The rotten dread permeating every aspect of the screenplay is wonderfully reinforced by mesmerizing visuals, but Garland refuses to get lost in them. His direction is consistently inventive, luring audiences in with imagery that entices as much as repulses, but it’s all in service of the characters — not the setting. Still, it’s hard not to be sucked in by such gloriously cinematic compositions, patient editing, and expert use of effects. Add to that a surging, hypnotic score, and you’ve got something that reminds us what makes movies still so special. Tense, captivating, and bold, Annihilation is proof that there’s still life in the sci-fi movie universe. (Patrick Murphy)
It can be hard to see the beauty and good in this world full of filth and depravity, but with blinders on that becomes an even tougher task. Push the universe away enough, and eventually it will push back. Cold Hell (Die Hölle), a taut thriller from director Stefan Ruzowitzky, recognizes that hell may be other people, but it’s also the absence of them — so you better make some friends.
After spending nights ferrying drunken louts around Prague in her taxi cab, fending off insults from macho pigs and evading the leers of sleazy businessmen, it’s easy to see why a Turkish immigrant wants to retreat a bit from society, to fade into the darkness. She is thrust back into the light, however, upon witnessing the results of a grisly murder in the building across from her bathroom window. She does not see the killer’s face, but he sees hers, and so a taut game of creepy cat-and-mouse begins to play out, giving the first half of Cold Hell the feel of a serial killer story where gloom and death lurks around every shadowy corner.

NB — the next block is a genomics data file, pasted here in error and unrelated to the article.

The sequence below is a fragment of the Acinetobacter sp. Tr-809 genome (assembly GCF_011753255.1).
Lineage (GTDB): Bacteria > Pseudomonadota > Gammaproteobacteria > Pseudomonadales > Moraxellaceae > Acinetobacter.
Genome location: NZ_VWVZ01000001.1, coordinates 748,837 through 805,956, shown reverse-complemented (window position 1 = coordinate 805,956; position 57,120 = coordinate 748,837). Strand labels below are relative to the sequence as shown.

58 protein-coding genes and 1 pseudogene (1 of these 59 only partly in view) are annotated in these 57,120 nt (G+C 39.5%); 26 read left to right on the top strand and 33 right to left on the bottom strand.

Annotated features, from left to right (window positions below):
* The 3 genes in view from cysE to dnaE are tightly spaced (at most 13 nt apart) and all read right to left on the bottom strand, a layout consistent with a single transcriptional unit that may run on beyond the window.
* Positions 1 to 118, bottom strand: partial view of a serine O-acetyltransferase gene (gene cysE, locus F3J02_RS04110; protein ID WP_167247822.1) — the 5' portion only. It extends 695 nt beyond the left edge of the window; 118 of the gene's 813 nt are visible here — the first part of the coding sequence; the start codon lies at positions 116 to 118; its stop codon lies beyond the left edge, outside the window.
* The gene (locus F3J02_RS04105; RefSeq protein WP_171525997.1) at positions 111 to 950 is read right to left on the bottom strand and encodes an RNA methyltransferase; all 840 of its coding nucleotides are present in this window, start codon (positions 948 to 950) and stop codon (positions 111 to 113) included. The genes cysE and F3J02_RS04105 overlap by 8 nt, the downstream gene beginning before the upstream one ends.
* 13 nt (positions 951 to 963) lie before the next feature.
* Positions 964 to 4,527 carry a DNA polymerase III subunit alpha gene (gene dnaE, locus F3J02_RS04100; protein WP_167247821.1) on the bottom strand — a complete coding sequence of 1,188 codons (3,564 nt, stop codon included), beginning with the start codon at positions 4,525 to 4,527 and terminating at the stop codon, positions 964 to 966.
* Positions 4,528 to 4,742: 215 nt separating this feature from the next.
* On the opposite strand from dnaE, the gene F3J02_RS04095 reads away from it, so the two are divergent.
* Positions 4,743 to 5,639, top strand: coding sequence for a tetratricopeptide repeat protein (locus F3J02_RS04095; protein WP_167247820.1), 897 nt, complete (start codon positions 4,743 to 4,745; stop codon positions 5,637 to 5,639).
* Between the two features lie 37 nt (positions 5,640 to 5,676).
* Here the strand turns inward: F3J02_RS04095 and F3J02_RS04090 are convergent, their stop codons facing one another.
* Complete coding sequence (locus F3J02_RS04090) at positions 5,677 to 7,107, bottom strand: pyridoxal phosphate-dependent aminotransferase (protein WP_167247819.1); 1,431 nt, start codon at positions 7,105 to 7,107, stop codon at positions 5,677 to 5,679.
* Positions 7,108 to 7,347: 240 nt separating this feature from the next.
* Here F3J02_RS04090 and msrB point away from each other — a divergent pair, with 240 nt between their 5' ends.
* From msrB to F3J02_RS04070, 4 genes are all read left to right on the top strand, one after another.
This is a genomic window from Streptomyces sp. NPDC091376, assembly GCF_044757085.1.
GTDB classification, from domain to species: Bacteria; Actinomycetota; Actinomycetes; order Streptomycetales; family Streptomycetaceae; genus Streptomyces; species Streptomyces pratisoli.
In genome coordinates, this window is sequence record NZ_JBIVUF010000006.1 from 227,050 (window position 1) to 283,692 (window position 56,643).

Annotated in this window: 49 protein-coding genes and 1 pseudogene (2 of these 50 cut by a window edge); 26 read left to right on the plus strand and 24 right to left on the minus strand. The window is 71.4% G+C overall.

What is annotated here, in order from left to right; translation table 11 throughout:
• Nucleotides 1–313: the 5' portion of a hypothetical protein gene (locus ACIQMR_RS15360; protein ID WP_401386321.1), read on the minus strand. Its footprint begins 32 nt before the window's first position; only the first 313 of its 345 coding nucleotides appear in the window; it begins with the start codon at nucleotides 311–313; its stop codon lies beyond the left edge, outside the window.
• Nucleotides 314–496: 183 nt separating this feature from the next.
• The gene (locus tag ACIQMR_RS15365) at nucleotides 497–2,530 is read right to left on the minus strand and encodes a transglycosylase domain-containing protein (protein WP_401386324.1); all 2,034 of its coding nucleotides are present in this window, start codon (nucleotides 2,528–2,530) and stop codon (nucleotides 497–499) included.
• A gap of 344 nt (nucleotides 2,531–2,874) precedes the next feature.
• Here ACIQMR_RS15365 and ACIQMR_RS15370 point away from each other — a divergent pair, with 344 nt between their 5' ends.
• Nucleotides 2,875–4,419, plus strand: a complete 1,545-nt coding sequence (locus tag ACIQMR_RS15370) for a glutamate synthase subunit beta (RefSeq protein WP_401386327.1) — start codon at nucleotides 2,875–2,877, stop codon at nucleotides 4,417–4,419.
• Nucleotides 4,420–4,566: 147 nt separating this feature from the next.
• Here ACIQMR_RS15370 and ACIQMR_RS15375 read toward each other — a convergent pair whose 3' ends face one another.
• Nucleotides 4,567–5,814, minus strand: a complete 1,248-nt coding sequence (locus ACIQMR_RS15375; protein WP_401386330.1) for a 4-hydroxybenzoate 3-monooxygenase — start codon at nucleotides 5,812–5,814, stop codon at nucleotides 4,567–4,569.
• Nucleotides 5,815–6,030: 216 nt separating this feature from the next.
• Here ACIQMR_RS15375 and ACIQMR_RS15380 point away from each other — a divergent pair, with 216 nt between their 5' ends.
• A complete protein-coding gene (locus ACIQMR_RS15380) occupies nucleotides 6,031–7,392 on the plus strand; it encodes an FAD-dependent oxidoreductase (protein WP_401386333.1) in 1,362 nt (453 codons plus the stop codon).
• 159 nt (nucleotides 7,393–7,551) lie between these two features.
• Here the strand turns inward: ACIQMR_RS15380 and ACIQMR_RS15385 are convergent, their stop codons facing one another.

It won’t stay that way for long. Thanks to extensive kickboxing experience and a chip on her shoulder, this young woman knows how to take care of herself, and the latter half of the film becomes more of a tense thriller, awaiting a vengeful confrontation that will surely determine the fate of its hero’s soul. Along the way viewers can check Prague off their travel list, with Ruzowitzky depicting only the grimiest, neon-lit underbellies the city has to offer. Throw in some gruesome murders, and the Czech Republic’s tourist board must have been nervous. To top it off, Cold Hell offers up one of the more satisfying conclusions the genre is capable of, a catharsis worthy of the masterful ticking bomb that precedes it. (Patrick Murphy)
In 2012, the two-man filmmaking machine of Justin Benson and Aaron Moorhead shot Resolution, a low-budget brain-teaser that few privileged souls saw. But with The Endless, a film that works entirely on its own merits, Benson and Moorhead return to and expand on the world they previously created — and this time, in addition to directing, writing, producing, lensing, and editing, the two also star.